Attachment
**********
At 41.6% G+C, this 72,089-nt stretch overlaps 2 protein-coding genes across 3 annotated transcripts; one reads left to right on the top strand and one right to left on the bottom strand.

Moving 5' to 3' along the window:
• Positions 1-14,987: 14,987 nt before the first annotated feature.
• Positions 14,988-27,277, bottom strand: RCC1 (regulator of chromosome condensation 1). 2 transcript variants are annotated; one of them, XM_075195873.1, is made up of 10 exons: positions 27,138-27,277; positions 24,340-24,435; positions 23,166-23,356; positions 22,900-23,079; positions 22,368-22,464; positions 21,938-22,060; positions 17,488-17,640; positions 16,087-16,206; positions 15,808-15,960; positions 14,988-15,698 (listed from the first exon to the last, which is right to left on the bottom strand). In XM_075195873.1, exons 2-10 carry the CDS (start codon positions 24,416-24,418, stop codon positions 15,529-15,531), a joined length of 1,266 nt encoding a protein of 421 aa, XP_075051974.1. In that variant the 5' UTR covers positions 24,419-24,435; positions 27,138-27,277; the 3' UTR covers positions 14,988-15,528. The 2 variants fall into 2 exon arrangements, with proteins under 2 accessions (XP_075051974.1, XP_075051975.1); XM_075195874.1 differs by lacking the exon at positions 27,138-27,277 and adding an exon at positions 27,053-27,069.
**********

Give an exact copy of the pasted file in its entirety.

At 41.6% G+C, this 72,089-nt stretch overlaps 2 protein-coding genes across 3 annotated transcripts; one reads left to right on the top strand and one right to left on the bottom strand.

Moving 5' to 3' along the window:
• Positions 1-14,987: 14,987 nt before the first annotated feature.
• Positions 14,988-27,277, bottom strand: RCC1 (regulator of chromosome condensation 1). 2 transcript variants are annotated; one of them, XM_075195873.1, is made up of 10 exons: positions 27,138-27,277; positions 24,340-24,435; positions 23,166-23,356; positions 22,900-23,079; positions 22,368-22,464; positions 21,938-22,060; positions 17,488-17,640; positions 16,087-16,206; positions 15,808-15,960; positions 14,988-15,698 (listed from the first exon to the last, which is right to left on the bottom strand). In XM_075195873.1, exons 2-10 carry the CDS (start codon positions 24,416-24,418, stop codon positions 15,529-15,531), a joined length of 1,266 nt encoding a protein of 421 aa, XP_075051974.1. In that variant the 5' UTR covers positions 24,419-24,435; positions 27,138-27,277; the 3' UTR covers positions 14,988-15,528. The 2 variants fall into 2 exon arrangements, with proteins under 2 accessions (XP_075051974.1, XP_075051975.1); XM_075195874.1 differs by lacking the exon at positions 27,138-27,277 and adding an exon at positions 27,053-27,069.